Sunday, December 17, 2017

Ransomware hits close to home

Ransomware hits close to home

The county government got infected with ransomware. It can happen in the best of families; it’s just a matter of time before someone gets bit. If you haven’t paid attention because you didn’t know anyone who got it, here’s a quick primer:

What is ransomware?
It’s malware that holds your data hostage unless you pay the perpetrators for the instructions to retrieve it.

I’ve got the best antivirus money can buy. How did I get it?
Usually it is delivered as an attachment or link in a phishing email or web ad. If you click on it, it may request a helper or update to an app like Flash or JAVA. Click again and instead of the helper, it installs the worst class of malware a user will typically encounter.

You were suckered into installing it and you gave it permission to bypass the antivirus.

Then what happens?
It contacts Central Control which gives it a unique identity for you. Then it starts to encrypt all the content accessible to you. That’s all your media, pictures, documents, spreadsheets, emails, financial records, and more. When you look at a file listing; all the files are still there with the correct name, extension, and date. But when you try to open them, they show as “corrupted.” But if you create a new document, all your programs still work.

If you’re on a network at home or at work it will encrypt files shared from other computers too. Not only do you lose everything you’ve done, but your family or coworkers do too. Some versions may also install themselves on other computers or infect attached portable media to share the pain.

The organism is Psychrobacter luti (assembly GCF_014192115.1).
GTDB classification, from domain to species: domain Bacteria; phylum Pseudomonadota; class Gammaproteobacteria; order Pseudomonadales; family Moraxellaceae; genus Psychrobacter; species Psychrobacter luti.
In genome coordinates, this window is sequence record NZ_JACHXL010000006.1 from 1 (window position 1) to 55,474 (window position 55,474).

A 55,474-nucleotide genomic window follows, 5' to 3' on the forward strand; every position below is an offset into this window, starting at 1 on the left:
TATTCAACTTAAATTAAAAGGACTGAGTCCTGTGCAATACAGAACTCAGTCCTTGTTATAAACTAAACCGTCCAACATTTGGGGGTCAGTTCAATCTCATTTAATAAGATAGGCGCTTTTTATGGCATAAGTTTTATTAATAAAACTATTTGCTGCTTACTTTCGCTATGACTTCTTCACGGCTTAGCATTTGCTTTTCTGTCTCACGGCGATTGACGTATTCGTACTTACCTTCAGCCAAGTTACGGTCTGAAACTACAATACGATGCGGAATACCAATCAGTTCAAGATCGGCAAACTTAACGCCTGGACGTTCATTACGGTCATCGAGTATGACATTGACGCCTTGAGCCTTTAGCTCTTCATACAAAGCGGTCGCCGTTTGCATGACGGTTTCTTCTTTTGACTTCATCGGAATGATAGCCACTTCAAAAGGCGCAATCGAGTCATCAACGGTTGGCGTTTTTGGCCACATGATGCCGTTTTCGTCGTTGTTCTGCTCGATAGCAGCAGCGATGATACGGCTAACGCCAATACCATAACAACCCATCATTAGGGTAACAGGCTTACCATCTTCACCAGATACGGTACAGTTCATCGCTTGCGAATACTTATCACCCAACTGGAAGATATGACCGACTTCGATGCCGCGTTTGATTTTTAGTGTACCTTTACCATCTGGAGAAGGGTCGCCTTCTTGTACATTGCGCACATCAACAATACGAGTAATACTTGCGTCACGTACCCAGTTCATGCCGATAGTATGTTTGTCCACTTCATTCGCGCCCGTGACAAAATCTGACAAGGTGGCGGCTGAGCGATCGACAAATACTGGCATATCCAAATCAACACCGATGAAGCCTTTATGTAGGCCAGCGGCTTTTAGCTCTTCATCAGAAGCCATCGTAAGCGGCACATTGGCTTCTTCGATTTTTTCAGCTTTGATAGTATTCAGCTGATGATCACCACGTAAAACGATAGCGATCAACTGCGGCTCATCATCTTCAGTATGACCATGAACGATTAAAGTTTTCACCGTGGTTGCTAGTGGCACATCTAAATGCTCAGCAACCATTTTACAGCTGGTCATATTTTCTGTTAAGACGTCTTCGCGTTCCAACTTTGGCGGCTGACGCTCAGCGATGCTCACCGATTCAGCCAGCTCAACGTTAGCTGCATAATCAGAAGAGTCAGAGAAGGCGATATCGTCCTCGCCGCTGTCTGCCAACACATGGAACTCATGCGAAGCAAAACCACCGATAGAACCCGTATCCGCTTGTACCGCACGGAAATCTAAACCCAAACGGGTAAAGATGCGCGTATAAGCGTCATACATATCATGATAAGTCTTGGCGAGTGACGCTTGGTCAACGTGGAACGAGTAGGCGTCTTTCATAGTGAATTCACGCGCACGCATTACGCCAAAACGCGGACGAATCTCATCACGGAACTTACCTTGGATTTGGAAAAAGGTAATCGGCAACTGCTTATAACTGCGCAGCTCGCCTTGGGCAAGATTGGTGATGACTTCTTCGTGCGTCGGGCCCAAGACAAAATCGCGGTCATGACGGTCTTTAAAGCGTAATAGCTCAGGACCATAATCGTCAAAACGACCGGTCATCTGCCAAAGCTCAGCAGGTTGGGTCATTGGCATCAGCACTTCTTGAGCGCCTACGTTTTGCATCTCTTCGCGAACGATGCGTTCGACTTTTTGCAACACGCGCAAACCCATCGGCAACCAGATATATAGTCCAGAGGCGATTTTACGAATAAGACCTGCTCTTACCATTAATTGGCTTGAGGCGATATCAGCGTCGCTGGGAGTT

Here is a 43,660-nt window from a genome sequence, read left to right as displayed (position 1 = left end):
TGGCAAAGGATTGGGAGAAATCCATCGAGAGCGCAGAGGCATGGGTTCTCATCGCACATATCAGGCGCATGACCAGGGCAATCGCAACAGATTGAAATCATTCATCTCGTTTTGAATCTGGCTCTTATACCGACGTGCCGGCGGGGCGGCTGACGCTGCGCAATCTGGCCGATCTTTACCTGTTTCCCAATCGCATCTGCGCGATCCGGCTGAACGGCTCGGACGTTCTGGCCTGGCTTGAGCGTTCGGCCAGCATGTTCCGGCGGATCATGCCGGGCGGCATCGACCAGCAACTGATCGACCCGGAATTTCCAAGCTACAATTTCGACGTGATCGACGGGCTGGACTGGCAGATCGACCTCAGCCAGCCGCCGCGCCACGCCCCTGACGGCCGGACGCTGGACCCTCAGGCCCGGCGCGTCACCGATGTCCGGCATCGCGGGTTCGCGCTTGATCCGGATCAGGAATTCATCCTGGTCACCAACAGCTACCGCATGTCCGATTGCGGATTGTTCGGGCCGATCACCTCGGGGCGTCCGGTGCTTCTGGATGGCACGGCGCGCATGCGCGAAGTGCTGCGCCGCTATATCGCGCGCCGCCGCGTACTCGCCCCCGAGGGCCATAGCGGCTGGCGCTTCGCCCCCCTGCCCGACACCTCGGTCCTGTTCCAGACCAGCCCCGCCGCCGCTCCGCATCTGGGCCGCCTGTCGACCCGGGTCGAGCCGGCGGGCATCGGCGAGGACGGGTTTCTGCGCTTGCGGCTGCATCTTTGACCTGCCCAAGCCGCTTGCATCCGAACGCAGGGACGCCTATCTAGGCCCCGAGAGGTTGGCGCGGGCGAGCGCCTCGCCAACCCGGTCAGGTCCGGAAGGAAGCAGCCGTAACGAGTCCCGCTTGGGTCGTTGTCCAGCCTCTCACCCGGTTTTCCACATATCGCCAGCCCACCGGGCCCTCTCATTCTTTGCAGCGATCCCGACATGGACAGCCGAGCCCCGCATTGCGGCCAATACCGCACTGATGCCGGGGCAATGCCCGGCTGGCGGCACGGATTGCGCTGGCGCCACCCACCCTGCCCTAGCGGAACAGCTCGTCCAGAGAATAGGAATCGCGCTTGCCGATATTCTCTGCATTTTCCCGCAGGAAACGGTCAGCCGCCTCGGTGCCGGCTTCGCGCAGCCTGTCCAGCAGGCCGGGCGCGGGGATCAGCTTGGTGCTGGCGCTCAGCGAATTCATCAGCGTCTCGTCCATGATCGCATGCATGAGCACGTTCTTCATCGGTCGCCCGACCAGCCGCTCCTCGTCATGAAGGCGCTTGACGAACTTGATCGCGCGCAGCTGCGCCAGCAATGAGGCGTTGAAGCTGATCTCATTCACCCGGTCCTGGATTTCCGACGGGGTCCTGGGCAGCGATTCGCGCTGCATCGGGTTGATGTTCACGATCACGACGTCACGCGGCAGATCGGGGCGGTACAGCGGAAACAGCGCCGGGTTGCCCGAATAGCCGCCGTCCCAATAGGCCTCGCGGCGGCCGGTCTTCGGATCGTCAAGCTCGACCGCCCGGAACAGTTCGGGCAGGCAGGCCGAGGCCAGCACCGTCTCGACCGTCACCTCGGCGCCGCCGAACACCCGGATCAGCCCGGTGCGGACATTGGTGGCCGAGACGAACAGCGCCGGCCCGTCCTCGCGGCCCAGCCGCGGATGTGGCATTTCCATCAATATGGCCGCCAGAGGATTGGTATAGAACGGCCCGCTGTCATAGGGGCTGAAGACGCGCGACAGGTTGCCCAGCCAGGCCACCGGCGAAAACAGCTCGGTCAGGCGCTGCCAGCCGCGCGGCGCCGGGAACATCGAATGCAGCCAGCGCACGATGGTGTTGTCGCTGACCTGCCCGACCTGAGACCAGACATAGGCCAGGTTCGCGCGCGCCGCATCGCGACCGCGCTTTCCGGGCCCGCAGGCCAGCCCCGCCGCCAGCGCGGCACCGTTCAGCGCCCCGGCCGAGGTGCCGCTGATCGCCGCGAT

Not to worry, though. Every folder contains a text document telling you that your data are safe, it’s just been encrypted. Just send a certain amount of Bitcoin and they’ll give you complete instructions and the key to unlock all your data. Oh, and send the money by this fast-approaching deadline.

Surely I can find a fix online.
Sorry. Killing your data is one thing the programmers did right. It’s as lost as the $100 bill that blew out the window at 60 MPH.

So what do I do?
First of all … If you are aware that you made a mistake hitting the link and something is happening to your files; turn off your computer! Don’t wait for a shut-down, pull the plug! Also, shut down any other computers on your network in case they also got infected.

Now check your other computers. First, turn off your router so they are not connected to each other or the internet. Turn one computer on and check any folder you had network access to for evidence that its files are corrupted. Then do that for each of the other computers on your network. If they all appear clean, you can probably restart your network and the other computers. Do not restart your computer. Disconnect it from the network by pulling the network cable or changing the master password on your WiFi before you do anything else.

What about my computer?
Your concern is your data. Once infected with destructive or particularly malicious malware, the computer can never be trusted again until the disc is wiped and Windows is reinstalled from scratch.